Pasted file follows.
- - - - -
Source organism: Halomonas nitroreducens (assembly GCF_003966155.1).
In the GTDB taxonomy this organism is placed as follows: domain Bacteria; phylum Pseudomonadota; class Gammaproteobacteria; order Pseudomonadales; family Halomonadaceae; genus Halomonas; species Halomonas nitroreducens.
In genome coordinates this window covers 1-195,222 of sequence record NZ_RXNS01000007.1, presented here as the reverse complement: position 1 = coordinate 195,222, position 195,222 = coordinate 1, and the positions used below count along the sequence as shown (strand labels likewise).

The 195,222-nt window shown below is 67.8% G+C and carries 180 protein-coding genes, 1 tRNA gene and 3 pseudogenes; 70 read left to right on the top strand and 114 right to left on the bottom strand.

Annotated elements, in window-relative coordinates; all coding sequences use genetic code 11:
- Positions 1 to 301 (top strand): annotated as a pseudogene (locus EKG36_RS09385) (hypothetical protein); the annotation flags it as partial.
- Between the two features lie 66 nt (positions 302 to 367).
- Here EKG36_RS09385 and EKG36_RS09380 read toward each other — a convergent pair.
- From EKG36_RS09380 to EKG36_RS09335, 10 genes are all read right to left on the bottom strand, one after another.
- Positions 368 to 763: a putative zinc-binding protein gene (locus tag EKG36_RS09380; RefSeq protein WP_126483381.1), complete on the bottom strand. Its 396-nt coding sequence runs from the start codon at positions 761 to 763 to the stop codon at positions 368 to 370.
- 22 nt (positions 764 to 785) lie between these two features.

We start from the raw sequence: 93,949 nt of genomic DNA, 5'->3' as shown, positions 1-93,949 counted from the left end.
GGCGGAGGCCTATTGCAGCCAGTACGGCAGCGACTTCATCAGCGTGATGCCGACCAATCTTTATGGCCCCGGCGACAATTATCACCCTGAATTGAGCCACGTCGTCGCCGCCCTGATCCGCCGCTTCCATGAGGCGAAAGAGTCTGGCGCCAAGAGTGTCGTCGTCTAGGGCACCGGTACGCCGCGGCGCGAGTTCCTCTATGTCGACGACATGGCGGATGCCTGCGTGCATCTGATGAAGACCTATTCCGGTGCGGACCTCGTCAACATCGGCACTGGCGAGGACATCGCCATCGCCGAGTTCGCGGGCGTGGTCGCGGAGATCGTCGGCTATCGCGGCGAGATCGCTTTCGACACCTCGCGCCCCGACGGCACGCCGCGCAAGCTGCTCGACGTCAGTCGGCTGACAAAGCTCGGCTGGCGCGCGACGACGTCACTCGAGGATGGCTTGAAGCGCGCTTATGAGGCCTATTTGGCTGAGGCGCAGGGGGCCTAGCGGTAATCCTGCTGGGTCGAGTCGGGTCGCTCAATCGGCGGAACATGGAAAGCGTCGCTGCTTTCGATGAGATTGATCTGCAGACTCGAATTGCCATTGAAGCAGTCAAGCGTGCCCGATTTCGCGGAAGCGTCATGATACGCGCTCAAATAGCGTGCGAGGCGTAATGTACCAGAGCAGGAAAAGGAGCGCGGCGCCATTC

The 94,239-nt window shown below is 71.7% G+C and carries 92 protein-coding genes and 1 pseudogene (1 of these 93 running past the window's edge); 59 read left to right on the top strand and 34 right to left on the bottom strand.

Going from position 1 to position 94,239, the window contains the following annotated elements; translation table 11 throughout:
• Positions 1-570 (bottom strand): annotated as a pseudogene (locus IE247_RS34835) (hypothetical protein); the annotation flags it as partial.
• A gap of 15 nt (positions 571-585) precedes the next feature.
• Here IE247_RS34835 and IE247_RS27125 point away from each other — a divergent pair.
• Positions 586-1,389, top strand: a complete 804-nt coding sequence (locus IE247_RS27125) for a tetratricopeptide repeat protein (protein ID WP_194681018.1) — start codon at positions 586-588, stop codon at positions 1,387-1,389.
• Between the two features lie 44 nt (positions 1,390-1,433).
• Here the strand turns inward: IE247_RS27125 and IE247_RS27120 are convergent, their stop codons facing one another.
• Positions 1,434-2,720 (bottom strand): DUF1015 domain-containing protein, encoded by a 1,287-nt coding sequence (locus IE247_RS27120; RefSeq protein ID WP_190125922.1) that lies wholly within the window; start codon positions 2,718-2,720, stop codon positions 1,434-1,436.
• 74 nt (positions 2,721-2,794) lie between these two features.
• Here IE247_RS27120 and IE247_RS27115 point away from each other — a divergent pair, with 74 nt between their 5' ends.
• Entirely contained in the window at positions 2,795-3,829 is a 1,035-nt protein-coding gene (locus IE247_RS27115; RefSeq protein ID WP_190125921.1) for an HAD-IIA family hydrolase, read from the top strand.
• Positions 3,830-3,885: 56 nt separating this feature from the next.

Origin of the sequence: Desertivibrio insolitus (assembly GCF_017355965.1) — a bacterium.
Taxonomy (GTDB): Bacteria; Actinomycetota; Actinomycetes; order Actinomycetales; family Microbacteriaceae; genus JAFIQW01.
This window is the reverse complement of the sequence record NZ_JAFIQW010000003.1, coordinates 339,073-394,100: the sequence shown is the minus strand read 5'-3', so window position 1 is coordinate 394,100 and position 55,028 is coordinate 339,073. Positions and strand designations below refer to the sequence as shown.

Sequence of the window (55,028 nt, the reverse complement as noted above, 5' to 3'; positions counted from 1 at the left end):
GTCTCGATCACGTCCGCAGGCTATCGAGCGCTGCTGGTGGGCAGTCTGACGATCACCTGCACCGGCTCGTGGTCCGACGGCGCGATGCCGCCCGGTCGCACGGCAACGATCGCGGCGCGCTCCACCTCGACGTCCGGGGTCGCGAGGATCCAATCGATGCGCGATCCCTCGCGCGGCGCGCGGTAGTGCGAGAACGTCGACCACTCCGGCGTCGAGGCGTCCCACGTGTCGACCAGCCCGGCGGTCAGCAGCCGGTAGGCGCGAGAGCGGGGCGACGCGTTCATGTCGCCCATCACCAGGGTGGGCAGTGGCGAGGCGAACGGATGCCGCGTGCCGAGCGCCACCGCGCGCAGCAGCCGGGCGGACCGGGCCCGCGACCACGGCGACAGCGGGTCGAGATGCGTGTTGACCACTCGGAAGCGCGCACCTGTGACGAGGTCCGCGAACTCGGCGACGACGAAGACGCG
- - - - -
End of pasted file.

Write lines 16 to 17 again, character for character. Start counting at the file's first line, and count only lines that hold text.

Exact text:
• Positions 1-570 (bottom strand): annotated as a pseudogene (locus IE247_RS34835) (hypothetical protein); the annotation flags it as partial.
• A gap of 15 nt (positions 571-585) precedes the next feature.